Matter of Gable Transport, Inc. v State of New York
In the Matter of Gable Transport, Inc., Appellant, v State of New York et al., Respondents.
Kane, J. Appeal from a judgment of the Supreme Court (Bradley, J.), entered January 19, 2005 in Albany County, which dismissed petitioner's application, in a combined proceeding pursuant to CPLR article 78 and action for declaratory judgment, to, inter alia, review a determination of the Department of Transportation denying petitioner's application for a divisible load overweight permit.
In May 1999, petitioner purchased Nicholas Galligan's trucking business. Among the business assets transferred to petitioner were a 1986 Mack truck, the Mack's divisible load overweight permit authorizing operation at a gross weight of 120,000 pounds, and the grandfather rights certificate associated with that truck (see Vehicle and Traffic Law § 385  [f]). A grandfather rights certificate authorizes operation of an older vehicle or its replacement vehicle at a weight greater than otherwise allowed. In November 1999, petitioner applied to the Department of Transportation (hereinafter DOT) to amend an existing divisible load overweight permit for his 1997 Peterbilt truck by transferring it to the 1986 Mack truck. To qualify the Mack as a replacement vehicle, petitioner attached to the application the grandfather rights certificate associated with the Peterbilt, not the grandfather rights certificate purchased from Galligan in association with the Mack. DOT granted the application and issued an amended permit and replacement grandfather rights certificate for the Mack. [*2]
In December 2003, petitioner submitted an application to DOT for a divisible load overweight permit, seeking to transfer the grandfather rights certificate originally associated with the Mack and purchased from Galligan to a 1986 Peterbilt truck. DOT rejected the application based on its finding that the original certificate was null and void once a replacement certificate was issued for and attached to the Mack in 1999. After a nonmandatory administrative hearing where DOT's determination was upheld, petitioner commenced this combined action and proceeding. Supreme Court dismissed the petition in the CPLR article 78 proceeding, the complaint seeking declaratory relief and petitioner's claim under 42 USC § 1983. Petitioner appeals.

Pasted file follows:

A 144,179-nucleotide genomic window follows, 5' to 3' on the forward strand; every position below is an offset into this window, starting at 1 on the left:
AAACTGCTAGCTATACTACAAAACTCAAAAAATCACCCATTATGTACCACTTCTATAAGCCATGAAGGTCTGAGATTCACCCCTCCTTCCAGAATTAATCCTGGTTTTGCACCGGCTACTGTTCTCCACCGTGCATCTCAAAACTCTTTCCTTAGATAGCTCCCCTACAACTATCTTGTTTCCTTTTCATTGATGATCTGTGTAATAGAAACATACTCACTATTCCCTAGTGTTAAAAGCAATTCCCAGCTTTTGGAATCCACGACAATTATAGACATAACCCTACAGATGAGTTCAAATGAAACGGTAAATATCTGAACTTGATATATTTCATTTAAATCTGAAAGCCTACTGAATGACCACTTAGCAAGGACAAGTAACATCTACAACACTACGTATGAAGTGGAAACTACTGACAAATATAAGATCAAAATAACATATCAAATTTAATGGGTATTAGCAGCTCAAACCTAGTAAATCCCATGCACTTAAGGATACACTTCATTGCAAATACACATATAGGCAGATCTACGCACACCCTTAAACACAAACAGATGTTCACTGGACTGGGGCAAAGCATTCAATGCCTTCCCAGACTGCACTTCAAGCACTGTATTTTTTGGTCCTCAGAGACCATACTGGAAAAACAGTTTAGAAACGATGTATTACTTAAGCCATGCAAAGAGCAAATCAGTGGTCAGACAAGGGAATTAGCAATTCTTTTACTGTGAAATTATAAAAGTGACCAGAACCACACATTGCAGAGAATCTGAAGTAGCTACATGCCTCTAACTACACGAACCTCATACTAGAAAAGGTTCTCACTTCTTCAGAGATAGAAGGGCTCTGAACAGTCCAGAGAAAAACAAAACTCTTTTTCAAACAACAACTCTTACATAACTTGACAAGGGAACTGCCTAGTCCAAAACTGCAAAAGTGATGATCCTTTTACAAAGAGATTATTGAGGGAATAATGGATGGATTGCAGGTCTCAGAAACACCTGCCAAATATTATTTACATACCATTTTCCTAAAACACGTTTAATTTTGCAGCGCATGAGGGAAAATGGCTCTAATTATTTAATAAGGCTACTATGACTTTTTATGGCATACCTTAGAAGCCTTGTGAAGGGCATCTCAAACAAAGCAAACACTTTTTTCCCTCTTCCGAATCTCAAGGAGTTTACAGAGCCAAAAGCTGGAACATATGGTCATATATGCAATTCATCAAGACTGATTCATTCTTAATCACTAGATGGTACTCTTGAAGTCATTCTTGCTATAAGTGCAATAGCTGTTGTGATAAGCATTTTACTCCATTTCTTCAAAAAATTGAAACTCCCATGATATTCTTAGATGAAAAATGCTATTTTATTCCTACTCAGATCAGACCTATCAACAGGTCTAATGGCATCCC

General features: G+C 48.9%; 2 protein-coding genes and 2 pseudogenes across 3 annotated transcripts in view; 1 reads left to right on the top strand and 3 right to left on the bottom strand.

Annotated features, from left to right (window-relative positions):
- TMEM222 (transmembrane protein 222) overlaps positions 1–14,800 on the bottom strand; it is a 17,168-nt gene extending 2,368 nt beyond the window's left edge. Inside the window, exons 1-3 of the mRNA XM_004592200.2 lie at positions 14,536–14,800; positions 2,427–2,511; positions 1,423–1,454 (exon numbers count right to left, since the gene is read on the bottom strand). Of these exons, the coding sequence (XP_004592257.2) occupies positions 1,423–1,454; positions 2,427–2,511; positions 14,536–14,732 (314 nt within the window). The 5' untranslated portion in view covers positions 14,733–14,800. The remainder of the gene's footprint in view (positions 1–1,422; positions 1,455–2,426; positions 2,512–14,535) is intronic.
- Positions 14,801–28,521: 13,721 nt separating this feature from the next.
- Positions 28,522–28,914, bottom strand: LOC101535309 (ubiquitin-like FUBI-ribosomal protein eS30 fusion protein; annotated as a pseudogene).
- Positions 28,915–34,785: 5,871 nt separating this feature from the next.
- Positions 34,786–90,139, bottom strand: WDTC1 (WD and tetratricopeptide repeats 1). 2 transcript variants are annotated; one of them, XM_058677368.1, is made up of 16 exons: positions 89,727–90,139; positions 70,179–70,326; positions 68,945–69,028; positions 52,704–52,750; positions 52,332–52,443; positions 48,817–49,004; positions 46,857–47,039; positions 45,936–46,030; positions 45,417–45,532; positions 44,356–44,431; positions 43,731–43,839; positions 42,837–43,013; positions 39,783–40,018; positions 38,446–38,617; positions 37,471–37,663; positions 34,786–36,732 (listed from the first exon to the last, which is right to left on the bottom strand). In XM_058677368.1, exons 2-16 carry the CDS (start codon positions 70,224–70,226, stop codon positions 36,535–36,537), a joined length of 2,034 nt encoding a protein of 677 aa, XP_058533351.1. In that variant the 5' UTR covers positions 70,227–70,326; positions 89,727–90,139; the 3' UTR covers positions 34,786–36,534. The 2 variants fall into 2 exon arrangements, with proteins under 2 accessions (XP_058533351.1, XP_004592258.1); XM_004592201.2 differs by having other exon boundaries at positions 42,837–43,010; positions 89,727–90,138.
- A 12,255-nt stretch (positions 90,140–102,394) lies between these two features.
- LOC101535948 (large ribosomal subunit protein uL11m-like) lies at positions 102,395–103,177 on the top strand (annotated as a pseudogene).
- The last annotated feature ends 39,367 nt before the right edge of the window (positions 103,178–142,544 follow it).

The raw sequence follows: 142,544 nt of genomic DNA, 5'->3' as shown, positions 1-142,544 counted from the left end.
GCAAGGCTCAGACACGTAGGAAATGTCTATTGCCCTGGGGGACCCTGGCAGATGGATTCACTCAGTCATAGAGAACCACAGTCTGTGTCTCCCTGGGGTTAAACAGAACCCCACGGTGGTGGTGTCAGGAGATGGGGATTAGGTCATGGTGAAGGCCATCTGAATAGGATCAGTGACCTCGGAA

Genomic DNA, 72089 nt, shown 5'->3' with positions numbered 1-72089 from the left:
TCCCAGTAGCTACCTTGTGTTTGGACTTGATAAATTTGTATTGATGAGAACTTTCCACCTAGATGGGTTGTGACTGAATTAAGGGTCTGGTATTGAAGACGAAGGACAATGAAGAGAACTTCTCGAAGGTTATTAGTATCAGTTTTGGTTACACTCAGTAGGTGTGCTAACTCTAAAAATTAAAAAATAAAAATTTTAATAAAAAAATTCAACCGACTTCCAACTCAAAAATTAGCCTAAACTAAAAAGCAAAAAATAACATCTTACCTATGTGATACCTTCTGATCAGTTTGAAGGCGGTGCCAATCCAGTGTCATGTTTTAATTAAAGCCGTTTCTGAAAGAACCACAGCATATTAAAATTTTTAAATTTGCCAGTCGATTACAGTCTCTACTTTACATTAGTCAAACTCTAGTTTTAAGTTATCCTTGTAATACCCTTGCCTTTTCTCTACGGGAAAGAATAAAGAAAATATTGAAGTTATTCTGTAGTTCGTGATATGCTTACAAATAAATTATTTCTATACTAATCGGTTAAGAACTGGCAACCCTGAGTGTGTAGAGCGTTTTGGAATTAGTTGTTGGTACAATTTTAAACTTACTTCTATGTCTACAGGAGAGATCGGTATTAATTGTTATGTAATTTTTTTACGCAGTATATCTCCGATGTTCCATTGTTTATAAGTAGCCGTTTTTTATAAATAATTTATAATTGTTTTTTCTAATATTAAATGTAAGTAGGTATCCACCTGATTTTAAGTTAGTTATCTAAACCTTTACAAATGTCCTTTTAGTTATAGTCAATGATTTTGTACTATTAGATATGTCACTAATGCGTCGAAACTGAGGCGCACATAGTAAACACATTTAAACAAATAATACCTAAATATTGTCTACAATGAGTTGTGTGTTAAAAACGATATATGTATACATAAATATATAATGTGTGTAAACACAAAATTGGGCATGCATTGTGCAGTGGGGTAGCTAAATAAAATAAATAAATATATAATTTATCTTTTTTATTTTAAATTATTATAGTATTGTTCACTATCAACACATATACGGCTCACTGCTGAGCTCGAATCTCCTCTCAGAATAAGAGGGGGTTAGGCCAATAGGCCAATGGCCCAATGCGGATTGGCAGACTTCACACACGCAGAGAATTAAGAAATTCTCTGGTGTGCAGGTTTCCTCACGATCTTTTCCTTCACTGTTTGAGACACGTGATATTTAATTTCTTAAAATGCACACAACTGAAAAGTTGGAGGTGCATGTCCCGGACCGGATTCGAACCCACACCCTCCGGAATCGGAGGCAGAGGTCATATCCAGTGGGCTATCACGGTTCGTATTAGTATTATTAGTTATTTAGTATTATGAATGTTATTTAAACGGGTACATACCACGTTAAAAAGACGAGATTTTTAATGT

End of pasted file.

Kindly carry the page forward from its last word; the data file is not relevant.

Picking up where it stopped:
Giving appropriate deference to DOT's interpretation of its regulations and the authorizing statute, we affirm. In order to conform with federal statutes restricting the weight of vehicles traveling on the nation's highways, the Legislature enacted a statute regarding load overweight permits. That statute states that DOT "may issue an annual permit for a vehicle" that exceeded a certain maximum load weight limit prior to the statute's enactment (Vehicle and Traffic Law § 385  [f]), thus allowing overweight vehicles on the road at that time, or qualifying replacement vehicles, to continue operating. DOT then crafted implementing regulations which were authorized by, and consistent with, that legislative grant of authority(see 17 NYCRR subpart 154-2). As part of the regulatory scheme, DOT created grandfather rights certificates, a method of proving that an overweight vehicle was in operation prior to the legislative enactment or is a qualified replacement vehicle. "A certificate of grandfather rights may be obtained in connection with a divisible load overweight permit from [DOT] for each [vehicle]" meeting the prior-operation or replacement vehicle requirements (17 NYCRR 154-2.16 [a] ; [b] ).